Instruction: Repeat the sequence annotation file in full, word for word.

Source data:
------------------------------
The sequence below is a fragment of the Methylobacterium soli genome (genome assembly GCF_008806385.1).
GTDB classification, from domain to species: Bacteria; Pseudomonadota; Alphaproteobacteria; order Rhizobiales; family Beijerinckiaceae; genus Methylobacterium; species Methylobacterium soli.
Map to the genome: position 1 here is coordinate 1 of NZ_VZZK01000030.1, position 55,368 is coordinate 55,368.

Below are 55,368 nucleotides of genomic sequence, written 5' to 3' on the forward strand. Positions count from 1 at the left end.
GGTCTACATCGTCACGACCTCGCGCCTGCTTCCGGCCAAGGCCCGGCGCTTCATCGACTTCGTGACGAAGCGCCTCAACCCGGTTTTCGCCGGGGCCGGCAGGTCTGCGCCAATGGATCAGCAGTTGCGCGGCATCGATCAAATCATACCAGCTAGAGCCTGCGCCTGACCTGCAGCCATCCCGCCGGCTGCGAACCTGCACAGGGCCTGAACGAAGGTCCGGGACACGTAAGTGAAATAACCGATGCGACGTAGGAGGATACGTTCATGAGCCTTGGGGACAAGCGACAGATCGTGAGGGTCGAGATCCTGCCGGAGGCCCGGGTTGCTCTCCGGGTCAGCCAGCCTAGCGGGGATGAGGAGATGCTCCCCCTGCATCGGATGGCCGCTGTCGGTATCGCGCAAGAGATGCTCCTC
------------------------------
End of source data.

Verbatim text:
The sequence below is a fragment of the Methylobacterium soli genome (genome assembly GCF_008806385.1).
GTDB classification, from domain to species: Bacteria; Pseudomonadota; Alphaproteobacteria; order Rhizobiales; family Beijerinckiaceae; genus Methylobacterium; species Methylobacterium soli.
Map to the genome: position 1 here is coordinate 1 of NZ_VZZK01000030.1, position 55,368 is coordinate 55,368.

Below are 55,368 nucleotides of genomic sequence, written 5' to 3' on the forward strand. Positions count from 1 at the left end.
GGTCTACATCGTCACGACCTCGCGCCTGCTTCCGGCCAAGGCCCGGCGCTTCATCGACTTCGTGACGAAGCGCCTCAACCCGGTTTTCGCCGGGGCCGGCAGGTCTGCGCCAATGGATCAGCAGTTGCGCGGCATCGATCAAATCATACCAGCTAGAGCCTGCGCCTGACCTGCAGCCATCCCGCCGGCTGCGAACCTGCACAGGGCCTGAACGAAGGTCCGGGACACGTAAGTGAAATAACCGATGCGACGTAGGAGGATACGTTCATGAGCCTTGGGGACAAGCGACAGATCGTGAGGGTCGAGATCCTGCCGGAGGCCCGGGTTGCTCTCCGGGTCAGCCAGCCTAGCGGGGATGAGGAGATGCTCCCCCTGCATCGGATGGCCGCTGTCGGTATCGCGCAAGAGATGCTCCTC